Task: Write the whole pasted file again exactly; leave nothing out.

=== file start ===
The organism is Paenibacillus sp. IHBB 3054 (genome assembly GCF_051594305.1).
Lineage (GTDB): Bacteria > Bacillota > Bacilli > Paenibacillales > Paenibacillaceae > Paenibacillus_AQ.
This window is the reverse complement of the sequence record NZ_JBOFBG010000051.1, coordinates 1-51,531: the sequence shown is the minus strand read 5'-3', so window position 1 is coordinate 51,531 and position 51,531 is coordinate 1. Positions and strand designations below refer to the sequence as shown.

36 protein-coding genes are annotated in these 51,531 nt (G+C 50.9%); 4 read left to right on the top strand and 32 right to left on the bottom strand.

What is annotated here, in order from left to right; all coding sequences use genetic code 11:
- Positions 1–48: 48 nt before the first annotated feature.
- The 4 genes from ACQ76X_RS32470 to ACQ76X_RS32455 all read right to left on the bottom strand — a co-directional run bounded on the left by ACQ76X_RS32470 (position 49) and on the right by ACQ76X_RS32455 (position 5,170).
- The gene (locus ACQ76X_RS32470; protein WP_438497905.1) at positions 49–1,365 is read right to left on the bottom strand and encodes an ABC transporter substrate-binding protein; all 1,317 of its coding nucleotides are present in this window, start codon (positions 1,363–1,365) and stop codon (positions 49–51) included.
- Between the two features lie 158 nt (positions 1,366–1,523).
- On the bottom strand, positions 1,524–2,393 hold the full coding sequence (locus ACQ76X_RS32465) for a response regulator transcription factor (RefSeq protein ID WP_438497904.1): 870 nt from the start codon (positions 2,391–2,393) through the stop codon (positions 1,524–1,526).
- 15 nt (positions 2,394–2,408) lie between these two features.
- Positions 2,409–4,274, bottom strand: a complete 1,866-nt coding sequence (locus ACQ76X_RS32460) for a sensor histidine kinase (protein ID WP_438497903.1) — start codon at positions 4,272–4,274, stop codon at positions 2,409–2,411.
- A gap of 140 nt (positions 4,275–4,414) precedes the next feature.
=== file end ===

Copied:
The organism is Paenibacillus sp. IHBB 3054 (genome assembly GCF_051594305.1).
Lineage (GTDB): Bacteria > Bacillota > Bacilli > Paenibacillales > Paenibacillaceae > Paenibacillus_AQ.
This window is the reverse complement of the sequence record NZ_JBOFBG010000051.1, coordinates 1-51,531: the sequence shown is the minus strand read 5'-3', so window position 1 is coordinate 51,531 and position 51,531 is coordinate 1. Positions and strand designations below refer to the sequence as shown.

36 protein-coding genes are annotated in these 51,531 nt (G+C 50.9%); 4 read left to right on the top strand and 32 right to left on the bottom strand.

What is annotated here, in order from left to right; all coding sequences use genetic code 11:
- Positions 1–48: 48 nt before the first annotated feature.
- The 4 genes from ACQ76X_RS32470 to ACQ76X_RS32455 all read right to left on the bottom strand — a co-directional run bounded on the left by ACQ76X_RS32470 (position 49) and on the right by ACQ76X_RS32455 (position 5,170).
- The gene (locus ACQ76X_RS32470; protein WP_438497905.1) at positions 49–1,365 is read right to left on the bottom strand and encodes an ABC transporter substrate-binding protein; all 1,317 of its coding nucleotides are present in this window, start codon (positions 1,363–1,365) and stop codon (positions 49–51) included.
- Between the two features lie 158 nt (positions 1,366–1,523).
- On the bottom strand, positions 1,524–2,393 hold the full coding sequence (locus ACQ76X_RS32465) for a response regulator transcription factor (RefSeq protein ID WP_438497904.1): 870 nt from the start codon (positions 2,391–2,393) through the stop codon (positions 1,524–1,526).
- 15 nt (positions 2,394–2,408) lie between these two features.
- Positions 2,409–4,274, bottom strand: a complete 1,866-nt coding sequence (locus ACQ76X_RS32460) for a sensor histidine kinase (protein ID WP_438497903.1) — start codon at positions 4,272–4,274, stop codon at positions 2,409–2,411.
- A gap of 140 nt (positions 4,275–4,414) precedes the next feature.